Date Thesis Awarded
Honors Thesis -- Access Restricted On-Campus Only
Bachelors of Science (BS)
Drew M. LaMar
While long non-coding RNAs (lncRNAs) have been utilized in other cancer therapy treatments, their role in regulating cancer stem cells is not well understood. Recent laboratory work appears to show a possible relationship between cancer stem cells and lncRNA. Additionally, recent studies suggest that HOTTIP and that the HOTTIP/WDR5/HOXA9/Wnt axis could possibly be utilized as a therapeutic target for pancreatic ductal adenocarcinoma (PDAC) (Fu et al., 2017). Moreover, studies show upregulating ubiquitination of the protein WT1 may help prevent metastasis of PDAC (Li et al., 2014). To analyze quantitatively the effects that targeting these pathways may have on PDAC, a proposed computational model was developed and was to be finely tuned using estimates for each of the model’s variables from publications in the scientific literature. However, due to the unprecedented circumstances that 2020 was riddled with, this work was forced in February of 2021 to take a turn towards an even more computational outcome.
This updated thesis builds upon the work of four previously published mathematical models, makes additional alterations, and combines them to create a simplified model of PDAC treatment with the chemotherapeutic gemcitabine. The final deliverable of this thesis is a Python program which simplistically models PDAC treatment with gemcitabine in hopes to aid future scientists in resolving patient issues with this form of treatment for PDAC. Discovery of these published mathematical models at the beginning of the Spring 2021 semester planted the seed to create a Python program that forms a conjunction between them and hopefully a stepping stone towards an eventual solution to the chemoresistance patients with PDAC exhibit towards gemcitabine. This would ultimately allow for PDAC patients to be treated with gemcitabine rather than for scientists to try continuously and fruitlessly to discover a new therapeutic to eradicate PDAC. Moreover, this program's interface is extremely abstract to a degree that individuals with no coding experience will be able to utilize it. The overall hope for this program is that scientists and medical professionals alike may be able to utilize it as a tool to progress towards a more personalized treatment for an individual with PDAC (or even an eventual cure for PDAC) utilizing gemcitabine.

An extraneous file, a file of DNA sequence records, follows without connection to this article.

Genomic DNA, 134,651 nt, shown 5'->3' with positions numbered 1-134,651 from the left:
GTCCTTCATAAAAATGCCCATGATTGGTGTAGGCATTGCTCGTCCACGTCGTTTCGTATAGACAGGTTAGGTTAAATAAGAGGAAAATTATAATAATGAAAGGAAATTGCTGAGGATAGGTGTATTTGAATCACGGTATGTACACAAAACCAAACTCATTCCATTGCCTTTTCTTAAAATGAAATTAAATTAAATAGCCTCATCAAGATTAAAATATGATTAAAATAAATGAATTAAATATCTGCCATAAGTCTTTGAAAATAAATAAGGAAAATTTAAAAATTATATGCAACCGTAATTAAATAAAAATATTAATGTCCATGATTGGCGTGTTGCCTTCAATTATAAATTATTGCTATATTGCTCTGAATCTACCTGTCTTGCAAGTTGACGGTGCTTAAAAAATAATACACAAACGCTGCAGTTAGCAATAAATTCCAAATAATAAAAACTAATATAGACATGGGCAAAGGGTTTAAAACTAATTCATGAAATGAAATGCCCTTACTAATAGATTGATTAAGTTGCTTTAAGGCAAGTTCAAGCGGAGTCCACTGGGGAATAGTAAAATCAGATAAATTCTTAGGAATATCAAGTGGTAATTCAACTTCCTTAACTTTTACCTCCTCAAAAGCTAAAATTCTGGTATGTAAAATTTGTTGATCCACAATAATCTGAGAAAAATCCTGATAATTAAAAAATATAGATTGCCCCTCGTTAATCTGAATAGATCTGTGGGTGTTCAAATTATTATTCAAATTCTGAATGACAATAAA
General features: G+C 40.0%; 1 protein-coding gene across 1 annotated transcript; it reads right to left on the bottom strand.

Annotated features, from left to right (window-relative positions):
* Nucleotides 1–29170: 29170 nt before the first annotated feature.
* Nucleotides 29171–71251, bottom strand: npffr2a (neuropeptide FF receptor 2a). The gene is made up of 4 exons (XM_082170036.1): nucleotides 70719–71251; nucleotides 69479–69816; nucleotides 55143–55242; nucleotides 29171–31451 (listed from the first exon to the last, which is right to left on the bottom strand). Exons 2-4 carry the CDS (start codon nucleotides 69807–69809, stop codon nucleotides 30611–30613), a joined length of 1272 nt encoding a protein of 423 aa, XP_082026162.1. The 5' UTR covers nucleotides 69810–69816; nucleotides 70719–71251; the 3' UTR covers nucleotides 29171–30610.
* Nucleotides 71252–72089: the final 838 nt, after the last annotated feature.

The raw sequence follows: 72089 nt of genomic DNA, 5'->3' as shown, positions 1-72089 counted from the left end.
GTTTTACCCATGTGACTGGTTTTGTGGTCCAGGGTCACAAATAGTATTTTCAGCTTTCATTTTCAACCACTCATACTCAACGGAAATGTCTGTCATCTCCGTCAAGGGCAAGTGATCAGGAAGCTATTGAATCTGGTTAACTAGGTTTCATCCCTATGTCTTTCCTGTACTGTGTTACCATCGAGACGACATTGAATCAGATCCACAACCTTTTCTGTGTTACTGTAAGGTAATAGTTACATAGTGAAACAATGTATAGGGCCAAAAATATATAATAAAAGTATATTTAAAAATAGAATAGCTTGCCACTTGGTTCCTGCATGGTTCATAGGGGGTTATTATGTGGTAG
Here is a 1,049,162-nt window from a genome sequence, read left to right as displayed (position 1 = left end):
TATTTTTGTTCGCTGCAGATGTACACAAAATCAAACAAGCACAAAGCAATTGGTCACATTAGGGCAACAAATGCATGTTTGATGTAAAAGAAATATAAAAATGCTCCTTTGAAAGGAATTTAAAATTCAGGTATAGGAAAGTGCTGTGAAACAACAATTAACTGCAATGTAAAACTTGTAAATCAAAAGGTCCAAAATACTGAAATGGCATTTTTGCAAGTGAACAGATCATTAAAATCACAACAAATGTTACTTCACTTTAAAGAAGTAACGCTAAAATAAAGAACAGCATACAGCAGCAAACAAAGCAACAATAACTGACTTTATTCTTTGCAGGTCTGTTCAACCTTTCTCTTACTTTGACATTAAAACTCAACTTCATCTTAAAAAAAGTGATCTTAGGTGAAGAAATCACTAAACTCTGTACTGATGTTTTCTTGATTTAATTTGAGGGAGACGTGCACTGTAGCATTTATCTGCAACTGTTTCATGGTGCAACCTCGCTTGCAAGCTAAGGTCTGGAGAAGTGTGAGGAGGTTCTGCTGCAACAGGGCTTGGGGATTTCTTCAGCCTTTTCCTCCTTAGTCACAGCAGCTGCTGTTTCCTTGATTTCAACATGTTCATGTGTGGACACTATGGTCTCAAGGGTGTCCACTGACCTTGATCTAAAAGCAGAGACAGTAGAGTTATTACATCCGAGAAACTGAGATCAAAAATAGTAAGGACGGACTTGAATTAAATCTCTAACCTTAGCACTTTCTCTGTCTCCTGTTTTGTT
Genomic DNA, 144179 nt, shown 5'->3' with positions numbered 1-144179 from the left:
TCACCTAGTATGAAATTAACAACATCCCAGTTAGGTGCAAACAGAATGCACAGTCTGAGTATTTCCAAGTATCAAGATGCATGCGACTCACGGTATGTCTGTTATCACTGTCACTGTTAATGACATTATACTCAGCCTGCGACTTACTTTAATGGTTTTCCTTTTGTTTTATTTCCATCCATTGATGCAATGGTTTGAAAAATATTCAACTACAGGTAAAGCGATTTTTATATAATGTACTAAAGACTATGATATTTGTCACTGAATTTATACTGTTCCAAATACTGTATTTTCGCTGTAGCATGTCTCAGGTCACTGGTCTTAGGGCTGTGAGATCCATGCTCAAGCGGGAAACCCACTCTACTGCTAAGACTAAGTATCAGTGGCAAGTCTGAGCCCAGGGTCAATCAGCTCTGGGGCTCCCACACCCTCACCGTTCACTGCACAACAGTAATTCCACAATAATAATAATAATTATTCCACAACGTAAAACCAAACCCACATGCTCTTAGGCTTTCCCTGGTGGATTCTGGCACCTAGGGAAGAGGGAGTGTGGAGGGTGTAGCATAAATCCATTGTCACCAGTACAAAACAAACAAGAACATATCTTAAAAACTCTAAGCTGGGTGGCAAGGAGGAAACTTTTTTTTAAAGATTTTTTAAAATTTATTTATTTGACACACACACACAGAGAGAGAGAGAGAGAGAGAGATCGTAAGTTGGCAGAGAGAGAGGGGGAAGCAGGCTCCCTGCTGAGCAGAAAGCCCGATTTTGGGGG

Mayer, Lauren, "A Simplified Computational Approach to Model Pancreatic Ductal Adenocarcinoma Treatment with Gemcitabine" (2021). Undergraduate Honors Theses. William & Mary. Paper 1663.
On-Campus Access Only